Poland and other former Communist countries will have to wait 10 years after joining the European Union before receiving full financial benefits, the European Commission said yesterday when it announced that the first three years of enlargement would cost the EU €40bn (£24bn).
A long-awaited report published yesterday gave the first indication of how the EU intended to finance its ambitious plan to admit up to 10 central and eastern European countries, starting in 2004.
The document has provoked outrage in applicant countries because it suggests that, initially, farmers in the countries joining the EU will receive only a quarter of the direct grants given to farmers in existing EU member states. That will rise to 35 per cent in 2006 but will not reach 100 per cent until 2013.
Almost 80 per cent of the EU's total budget goes towards supporting farmers and subsidising poorer regions.
Diplomats from the applicant countries are concerned that the recommendation from the Commission will further the cause of the growing number of Eurosceptics.
A Polish official said: "How can the government explain to Polish farmers that there are two categories of farmer? How are we going to compete when EU farmers will be getting 100 per cent. Polish farmers are scared to death that they will be driven from the countryside".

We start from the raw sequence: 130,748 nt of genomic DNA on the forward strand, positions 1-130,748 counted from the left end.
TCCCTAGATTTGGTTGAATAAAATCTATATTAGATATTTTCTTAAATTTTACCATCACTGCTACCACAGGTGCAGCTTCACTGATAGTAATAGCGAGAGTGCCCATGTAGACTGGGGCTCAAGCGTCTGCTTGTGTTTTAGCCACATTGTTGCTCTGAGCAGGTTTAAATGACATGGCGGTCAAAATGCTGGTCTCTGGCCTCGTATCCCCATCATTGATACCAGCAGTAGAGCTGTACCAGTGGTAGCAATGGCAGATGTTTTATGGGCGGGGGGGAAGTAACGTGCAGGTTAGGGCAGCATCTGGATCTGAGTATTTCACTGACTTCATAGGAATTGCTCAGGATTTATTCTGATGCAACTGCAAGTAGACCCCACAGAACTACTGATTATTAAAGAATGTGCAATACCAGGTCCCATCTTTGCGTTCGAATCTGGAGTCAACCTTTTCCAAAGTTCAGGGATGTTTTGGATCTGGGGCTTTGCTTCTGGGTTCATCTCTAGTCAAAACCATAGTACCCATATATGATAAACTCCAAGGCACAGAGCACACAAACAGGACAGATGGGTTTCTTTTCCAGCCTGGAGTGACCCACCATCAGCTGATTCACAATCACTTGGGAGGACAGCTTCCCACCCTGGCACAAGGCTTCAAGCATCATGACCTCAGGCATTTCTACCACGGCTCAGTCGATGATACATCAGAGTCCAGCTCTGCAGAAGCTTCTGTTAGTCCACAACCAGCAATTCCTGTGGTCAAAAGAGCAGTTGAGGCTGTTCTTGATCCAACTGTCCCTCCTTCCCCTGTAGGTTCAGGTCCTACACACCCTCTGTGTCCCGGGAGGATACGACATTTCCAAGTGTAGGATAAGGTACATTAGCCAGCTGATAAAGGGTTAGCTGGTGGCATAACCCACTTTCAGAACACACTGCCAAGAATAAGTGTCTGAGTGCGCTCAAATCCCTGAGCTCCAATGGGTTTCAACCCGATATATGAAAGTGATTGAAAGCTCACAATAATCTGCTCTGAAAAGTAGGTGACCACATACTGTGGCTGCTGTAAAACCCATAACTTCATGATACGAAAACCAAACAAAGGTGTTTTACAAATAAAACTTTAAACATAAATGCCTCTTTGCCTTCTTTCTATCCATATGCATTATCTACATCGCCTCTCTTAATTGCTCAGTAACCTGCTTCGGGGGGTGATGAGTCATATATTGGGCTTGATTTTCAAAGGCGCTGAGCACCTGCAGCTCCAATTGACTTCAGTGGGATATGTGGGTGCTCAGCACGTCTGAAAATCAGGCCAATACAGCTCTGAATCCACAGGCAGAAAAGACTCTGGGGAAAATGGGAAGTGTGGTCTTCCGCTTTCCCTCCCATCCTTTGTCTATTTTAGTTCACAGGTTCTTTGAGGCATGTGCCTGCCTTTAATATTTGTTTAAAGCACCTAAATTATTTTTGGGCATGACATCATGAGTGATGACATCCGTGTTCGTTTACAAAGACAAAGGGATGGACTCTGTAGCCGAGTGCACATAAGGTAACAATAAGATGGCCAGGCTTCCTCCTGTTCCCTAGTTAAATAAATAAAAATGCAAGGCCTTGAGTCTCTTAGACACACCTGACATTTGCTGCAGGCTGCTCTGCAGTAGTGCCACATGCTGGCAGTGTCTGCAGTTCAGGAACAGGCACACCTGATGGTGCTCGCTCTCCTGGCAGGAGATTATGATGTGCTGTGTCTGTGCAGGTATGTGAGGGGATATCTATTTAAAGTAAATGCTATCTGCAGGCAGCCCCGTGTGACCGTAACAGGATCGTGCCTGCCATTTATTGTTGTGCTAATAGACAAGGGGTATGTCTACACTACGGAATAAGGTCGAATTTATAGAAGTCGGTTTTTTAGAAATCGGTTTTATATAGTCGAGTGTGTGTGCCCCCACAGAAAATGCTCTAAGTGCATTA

Applicant countries will also receive €137 (£84) per head in aid for development, far less than the €231 received by the four poorest EU member states: Spain, Portugal, Greece and Ireland.
The document suggests EU spending on the 10 new countries will be €10.8bn in 2004, €13.4bn in 2005 and €16.0bn in 2006, within the ceilings set by the European heads of government in Berlin in 1999.
Anticipating criticism from the candidate countries, Günter Verheugen,the EU enlargement commissioner, said the proposals were a fair compromise. "This offer strikes the right balance between the expectations of the candidate countries, who will become full members of the European Union, and the budgetary limits of the EU," he said.
Yesterday's paper has not pleased all the existing member states, however, because it implies that spending on the current system of farm subsidies will continue beyond 2006, when the next EU financing deal is negotiated. That has raised alarm in countries that want to reform the expensive Common Agricultural Policy in 2006, including Germany.
Critics argue that by offering farming nations such as Poland the possibility of receiving 100 per cent of subsidies in 2013, the new member states will have a vested interest in opposing reform of the CAP.
Romano Prodi, the Commission's president, said the package was "fair and balanced. From the point of view of member states, concerns that enlargement will lead to uncontrolled increase in financial burdens are allayed."Reuse content